Local officials from six states want local control of fracking

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Rachel Richardson

Environment America

Chatham County, N.C. – As state legislatures and state supreme courts around the country are barring local governments from preventing or even regulating drilling in their communities, Environment America announced broad support for local control of fracking from more than 250 mayors, county commissioners, city councilors, state legislators and other local elected officials from six states.

Many of fracking’s impacts – from air and water pollution to earthquakes and ruined roads – are felt most heavily at the local level, prompting communities from Texas to North Carolina to seek to restrict the practice. But the oil and gas industry and their allies in state governments are fighting back.

  • Fort Collins and Longmont, Colorado are the latest communities in the spotlight, with the state supreme court hearing oral arguments on the towns’ fracking restrictions last week.
  • In Ohio, state law hands exclusive authority to the Ohio Department of Natural Resources to regulate and permit oil and gas wells, and attempted bans by local communities were rejected in the state courts earlier this year.
  • In Texas, the legislature adopted a law in May to bar local regulations of fracking, invalidating measures in Denton and other Texas communities.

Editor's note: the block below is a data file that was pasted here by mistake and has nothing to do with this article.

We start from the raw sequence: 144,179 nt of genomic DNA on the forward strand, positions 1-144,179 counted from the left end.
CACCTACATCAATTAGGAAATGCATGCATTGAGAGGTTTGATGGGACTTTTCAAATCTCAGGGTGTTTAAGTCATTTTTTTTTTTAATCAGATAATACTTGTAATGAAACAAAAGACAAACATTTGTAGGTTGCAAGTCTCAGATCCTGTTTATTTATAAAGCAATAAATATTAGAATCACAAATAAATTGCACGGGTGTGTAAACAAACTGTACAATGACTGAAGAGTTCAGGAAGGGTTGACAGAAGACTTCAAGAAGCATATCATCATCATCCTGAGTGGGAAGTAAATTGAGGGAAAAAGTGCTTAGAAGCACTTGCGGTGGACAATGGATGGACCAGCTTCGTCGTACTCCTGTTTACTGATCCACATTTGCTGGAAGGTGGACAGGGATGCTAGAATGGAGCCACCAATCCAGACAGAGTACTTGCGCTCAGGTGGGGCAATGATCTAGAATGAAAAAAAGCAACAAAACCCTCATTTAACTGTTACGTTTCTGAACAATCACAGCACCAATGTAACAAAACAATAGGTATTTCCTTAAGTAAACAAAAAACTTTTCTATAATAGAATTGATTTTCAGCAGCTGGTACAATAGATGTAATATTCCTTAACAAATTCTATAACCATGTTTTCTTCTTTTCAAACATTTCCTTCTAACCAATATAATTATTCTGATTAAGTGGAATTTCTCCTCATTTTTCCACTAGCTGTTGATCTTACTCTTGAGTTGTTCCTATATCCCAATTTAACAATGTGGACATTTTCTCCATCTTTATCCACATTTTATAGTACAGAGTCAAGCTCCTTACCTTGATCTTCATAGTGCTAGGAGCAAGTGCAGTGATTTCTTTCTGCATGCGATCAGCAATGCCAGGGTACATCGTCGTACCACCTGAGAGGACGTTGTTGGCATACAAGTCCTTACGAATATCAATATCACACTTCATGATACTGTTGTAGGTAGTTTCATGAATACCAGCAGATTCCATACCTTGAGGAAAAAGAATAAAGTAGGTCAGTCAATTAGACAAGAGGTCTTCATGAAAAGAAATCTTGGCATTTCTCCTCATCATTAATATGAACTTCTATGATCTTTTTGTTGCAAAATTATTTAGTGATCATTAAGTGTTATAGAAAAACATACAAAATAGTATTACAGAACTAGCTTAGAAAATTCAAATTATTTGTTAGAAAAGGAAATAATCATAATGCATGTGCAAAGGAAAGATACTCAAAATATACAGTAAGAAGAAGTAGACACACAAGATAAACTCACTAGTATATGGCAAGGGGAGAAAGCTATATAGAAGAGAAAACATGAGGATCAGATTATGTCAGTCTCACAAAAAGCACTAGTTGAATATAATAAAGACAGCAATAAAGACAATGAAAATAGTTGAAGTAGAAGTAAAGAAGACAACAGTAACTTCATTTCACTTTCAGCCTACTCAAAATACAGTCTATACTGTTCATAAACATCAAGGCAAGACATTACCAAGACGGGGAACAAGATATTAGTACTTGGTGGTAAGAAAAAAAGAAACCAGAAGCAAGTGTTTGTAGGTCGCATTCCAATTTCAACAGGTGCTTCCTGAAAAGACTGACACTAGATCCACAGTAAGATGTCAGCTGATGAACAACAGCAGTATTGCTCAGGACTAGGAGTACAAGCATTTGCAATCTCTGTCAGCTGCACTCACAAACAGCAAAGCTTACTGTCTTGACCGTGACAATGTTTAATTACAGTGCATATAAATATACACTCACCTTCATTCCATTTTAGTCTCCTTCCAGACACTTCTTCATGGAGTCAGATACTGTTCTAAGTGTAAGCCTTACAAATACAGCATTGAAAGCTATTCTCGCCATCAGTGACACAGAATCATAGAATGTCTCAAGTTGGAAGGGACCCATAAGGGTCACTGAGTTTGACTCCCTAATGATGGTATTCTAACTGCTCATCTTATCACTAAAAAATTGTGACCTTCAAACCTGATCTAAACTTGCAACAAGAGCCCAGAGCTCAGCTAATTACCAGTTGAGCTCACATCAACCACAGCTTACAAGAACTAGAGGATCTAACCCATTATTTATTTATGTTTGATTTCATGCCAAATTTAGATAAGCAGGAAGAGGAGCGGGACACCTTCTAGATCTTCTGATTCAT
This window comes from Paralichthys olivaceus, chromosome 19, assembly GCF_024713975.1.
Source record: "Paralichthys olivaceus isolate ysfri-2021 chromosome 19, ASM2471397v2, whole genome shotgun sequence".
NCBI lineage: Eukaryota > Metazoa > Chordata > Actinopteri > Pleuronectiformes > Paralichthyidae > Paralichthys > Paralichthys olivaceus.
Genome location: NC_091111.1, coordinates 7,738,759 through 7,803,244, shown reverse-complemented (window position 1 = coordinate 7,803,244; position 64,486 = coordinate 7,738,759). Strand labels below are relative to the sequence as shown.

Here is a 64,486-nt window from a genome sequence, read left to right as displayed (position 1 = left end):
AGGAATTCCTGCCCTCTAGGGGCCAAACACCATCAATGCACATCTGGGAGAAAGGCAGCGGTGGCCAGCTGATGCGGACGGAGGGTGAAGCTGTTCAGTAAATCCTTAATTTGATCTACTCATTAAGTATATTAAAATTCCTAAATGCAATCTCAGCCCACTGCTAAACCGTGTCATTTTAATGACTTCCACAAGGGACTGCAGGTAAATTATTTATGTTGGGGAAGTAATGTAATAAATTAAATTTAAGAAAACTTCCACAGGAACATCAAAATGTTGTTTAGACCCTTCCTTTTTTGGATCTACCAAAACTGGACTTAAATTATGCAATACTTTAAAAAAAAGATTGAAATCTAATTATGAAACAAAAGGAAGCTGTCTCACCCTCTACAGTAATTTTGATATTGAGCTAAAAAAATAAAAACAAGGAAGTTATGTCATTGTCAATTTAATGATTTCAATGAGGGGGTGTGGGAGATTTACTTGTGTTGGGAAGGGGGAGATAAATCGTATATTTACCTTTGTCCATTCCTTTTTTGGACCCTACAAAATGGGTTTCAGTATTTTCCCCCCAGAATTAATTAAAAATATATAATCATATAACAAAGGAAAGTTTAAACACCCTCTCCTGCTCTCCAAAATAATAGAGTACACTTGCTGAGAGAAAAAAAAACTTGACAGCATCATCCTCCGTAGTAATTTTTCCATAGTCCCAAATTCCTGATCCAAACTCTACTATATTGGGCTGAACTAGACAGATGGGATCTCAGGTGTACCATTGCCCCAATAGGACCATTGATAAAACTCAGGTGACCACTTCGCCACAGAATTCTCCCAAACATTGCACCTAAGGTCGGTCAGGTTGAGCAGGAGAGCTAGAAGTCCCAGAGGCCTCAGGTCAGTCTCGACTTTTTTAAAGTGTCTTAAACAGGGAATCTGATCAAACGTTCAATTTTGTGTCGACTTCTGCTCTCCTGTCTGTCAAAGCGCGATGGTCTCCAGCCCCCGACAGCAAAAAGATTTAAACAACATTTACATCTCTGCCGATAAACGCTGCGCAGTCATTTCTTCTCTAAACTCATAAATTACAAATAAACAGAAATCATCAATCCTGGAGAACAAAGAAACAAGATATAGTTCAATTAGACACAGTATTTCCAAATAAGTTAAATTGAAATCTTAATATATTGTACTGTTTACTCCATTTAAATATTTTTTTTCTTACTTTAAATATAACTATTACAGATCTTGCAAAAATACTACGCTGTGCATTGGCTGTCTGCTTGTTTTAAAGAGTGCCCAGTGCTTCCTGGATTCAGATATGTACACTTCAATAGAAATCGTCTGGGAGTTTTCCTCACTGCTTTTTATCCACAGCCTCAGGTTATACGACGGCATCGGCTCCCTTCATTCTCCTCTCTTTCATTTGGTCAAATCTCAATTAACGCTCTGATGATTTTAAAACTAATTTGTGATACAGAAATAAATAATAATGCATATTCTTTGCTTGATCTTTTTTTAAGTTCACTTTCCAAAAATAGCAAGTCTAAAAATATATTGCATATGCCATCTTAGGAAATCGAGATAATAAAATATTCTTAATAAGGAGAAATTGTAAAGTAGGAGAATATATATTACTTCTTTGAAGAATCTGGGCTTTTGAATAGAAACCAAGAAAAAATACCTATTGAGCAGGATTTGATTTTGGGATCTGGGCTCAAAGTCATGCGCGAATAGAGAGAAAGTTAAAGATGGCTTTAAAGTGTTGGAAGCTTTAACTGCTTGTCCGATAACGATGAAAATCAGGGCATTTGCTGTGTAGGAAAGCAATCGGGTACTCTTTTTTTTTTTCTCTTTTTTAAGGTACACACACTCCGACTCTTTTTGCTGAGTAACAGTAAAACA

• In North Carolina, the General Assembly has prevented municipalities from placing any permanent regulations on fracking, prompting more than half a dozen local governments to pass temporary restrictions. 

“In the rush to attract gas drillers to North Carolina, the State Legislature has ruled that this one industry is more important than a local government’s responsibility to protect the health and welfare of citizens,” said Chatham County commissioner Diana Hales.

The battle over who regulates fracking comes as the scientific evidence against the drilling technique continues to mount. A recent draft assessment by the EPA on fracking’s impacts to drinking water revealed that every stage of the fracking water lifecycle is vulnerable to water contamination.  An analysis of recent peer-reviewed studies determined that 72 percent of them showed “indication of potential, positive association, or actual incidence of water contamination.”

The best way for states to protect public health from fracking is to follow the lead of states like Maryland and New York and put a stop to the dirty drilling practice altogether, Environment America said today. Until then, city and county governments should have the chance to protect their citizens from harm, said the group.

“Local communities bear the brunt of fracking’s harms and deserve clean water and clean air, so they deserve local control of fracking,” said Rachel Richardson, Stop Drilling program director with Environment America.